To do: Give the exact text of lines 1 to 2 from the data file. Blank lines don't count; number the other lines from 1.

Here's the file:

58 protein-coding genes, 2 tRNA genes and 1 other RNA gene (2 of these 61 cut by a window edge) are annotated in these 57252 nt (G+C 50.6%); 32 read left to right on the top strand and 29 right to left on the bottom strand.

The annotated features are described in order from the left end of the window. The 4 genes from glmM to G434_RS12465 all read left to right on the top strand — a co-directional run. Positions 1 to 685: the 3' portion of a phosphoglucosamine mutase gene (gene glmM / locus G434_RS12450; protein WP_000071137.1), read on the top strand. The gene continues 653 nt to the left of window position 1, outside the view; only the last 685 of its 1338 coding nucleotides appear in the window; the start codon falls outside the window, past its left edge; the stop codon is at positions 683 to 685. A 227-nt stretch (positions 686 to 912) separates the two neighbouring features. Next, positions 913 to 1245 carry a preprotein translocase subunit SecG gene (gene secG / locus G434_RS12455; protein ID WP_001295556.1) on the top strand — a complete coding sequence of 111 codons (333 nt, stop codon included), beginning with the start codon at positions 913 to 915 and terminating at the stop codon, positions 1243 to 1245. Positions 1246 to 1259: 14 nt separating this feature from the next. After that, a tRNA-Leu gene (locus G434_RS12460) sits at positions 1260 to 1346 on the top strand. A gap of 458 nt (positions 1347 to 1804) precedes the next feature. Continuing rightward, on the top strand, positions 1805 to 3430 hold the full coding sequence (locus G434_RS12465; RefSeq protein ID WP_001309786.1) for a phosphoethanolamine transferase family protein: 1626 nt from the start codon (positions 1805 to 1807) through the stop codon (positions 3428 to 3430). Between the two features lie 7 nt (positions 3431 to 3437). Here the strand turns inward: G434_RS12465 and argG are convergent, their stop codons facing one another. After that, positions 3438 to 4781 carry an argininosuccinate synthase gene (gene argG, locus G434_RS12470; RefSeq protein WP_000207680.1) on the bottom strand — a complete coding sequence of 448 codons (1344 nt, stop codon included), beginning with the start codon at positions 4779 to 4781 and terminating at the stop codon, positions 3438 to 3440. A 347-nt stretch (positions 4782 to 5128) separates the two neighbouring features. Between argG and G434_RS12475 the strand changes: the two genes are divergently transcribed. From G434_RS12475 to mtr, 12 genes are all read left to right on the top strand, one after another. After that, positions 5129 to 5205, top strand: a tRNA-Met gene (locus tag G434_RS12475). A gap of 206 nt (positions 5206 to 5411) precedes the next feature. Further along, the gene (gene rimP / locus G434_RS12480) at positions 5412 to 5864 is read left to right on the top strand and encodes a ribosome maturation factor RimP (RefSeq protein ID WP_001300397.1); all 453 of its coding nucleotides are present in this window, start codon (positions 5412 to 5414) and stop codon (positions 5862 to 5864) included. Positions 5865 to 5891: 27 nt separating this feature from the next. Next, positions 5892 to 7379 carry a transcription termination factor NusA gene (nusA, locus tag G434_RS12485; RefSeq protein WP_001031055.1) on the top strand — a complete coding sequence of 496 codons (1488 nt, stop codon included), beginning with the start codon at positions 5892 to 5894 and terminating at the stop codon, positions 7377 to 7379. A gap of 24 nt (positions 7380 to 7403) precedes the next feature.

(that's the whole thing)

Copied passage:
58 protein-coding genes, 2 tRNA genes and 1 other RNA gene (2 of these 61 cut by a window edge) are annotated in these 57252 nt (G+C 50.6%); 32 read left to right on the top strand and 29 right to left on the bottom strand.

The annotated features are described in order from the left end of the window. The 4 genes from glmM to G434_RS12465 all read left to right on the top strand — a co-directional run. Positions 1 to 685: the 3' portion of a phosphoglucosamine mutase gene (gene glmM / locus G434_RS12450; protein WP_000071137.1), read on the top strand. The gene continues 653 nt to the left of window position 1, outside the view; only the last 685 of its 1338 coding nucleotides appear in the window; the start codon falls outside the window, past its left edge; the stop codon is at positions 683 to 685. A 227-nt stretch (positions 686 to 912) separates the two neighbouring features. Next, positions 913 to 1245 carry a preprotein translocase subunit SecG gene (gene secG / locus G434_RS12455; protein ID WP_001295556.1) on the top strand — a complete coding sequence of 111 codons (333 nt, stop codon included), beginning with the start codon at positions 913 to 915 and terminating at the stop codon, positions 1243 to 1245. Positions 1246 to 1259: 14 nt separating this feature from the next. After that, a tRNA-Leu gene (locus G434_RS12460) sits at positions 1260 to 1346 on the top strand. A gap of 458 nt (positions 1347 to 1804) precedes the next feature. Continuing rightward, on the top strand, positions 1805 to 3430 hold the full coding sequence (locus G434_RS12465; RefSeq protein ID WP_001309786.1) for a phosphoethanolamine transferase family protein: 1626 nt from the start codon (positions 1805 to 1807) through the stop codon (positions 3428 to 3430). Between the two features lie 7 nt (positions 3431 to 3437). Here the strand turns inward: G434_RS12465 and argG are convergent, their stop codons facing one another. After that, positions 3438 to 4781 carry an argininosuccinate synthase gene (gene argG, locus G434_RS12470; RefSeq protein WP_000207680.1) on the bottom strand — a complete coding sequence of 448 codons (1344 nt, stop codon included), beginning with the start codon at positions 4779 to 4781 and terminating at the stop codon, positions 3438 to 3440. A 347-nt stretch (positions 4782 to 5128) separates the two neighbouring features. Between argG and G434_RS12475 the strand changes: the two genes are divergently transcribed. From G434_RS12475 to mtr, 12 genes are all read left to right on the top strand, one after another. After that, positions 5129 to 5205, top strand: a tRNA-Met gene (locus tag G434_RS12475). A gap of 206 nt (positions 5206 to 5411) precedes the next feature. Further along, the gene (gene rimP / locus G434_RS12480) at positions 5412 to 5864 is read left to right on the top strand and encodes a ribosome maturation factor RimP (RefSeq protein ID WP_001300397.1); all 453 of its coding nucleotides are present in this window, start codon (positions 5412 to 5414) and stop codon (positions 5862 to 5864) included. Positions 5865 to 5891: 27 nt separating this feature from the next. Next, positions 5892 to 7379 carry a transcription termination factor NusA gene (nusA, locus tag G434_RS12485; RefSeq protein WP_001031055.1) on the top strand — a complete coding sequence of 496 codons (1488 nt, stop codon included), beginning with the start codon at positions 5892 to 5894 and terminating at the stop codon, positions 7377 to 7379. A gap of 24 nt (positions 7380 to 7403) precedes the next feature.